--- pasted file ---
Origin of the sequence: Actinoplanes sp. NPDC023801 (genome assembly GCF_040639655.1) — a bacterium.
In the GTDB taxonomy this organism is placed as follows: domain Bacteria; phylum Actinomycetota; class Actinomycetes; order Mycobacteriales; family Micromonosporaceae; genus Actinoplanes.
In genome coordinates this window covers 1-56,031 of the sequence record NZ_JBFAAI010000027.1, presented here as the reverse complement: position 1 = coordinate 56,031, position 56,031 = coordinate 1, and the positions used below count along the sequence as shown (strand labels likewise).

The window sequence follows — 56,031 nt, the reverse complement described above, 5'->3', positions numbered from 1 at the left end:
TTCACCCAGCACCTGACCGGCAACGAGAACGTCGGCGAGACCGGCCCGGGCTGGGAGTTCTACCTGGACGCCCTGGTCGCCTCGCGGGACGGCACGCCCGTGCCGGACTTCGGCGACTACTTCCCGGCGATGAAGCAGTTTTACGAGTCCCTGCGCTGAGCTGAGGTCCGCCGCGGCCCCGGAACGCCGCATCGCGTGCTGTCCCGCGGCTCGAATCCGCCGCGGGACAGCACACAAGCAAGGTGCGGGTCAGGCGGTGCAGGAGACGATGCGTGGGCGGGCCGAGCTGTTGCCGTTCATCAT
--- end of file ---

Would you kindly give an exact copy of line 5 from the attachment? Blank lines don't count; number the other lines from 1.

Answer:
TTCACCCAGCACCTGACCGGCAACGAGAACGTCGGCGAGACCGGCCCGGGCTGGGAGTTCTACCTGGACGCCCTGGTCGCCTCGCGGGACGGCACGCCCGTGCCGGACTTCGGCGACTACTTCCCGGCGATGAAGCAGTTTTACGAGTCCCTGCGCTGAGCTGAGGTCCGCCGCGGCCCCGGAACGCCGCATCGCGTGCTGTCCCGCGGCTCGAATCCGCCGCGGGACAGCACACAAGCAAGGTGCGGGTCAGGCGGTGCAGGAGACGATGCGTGGGCGGGCCGAGCTGTTGCCGTTCATCAT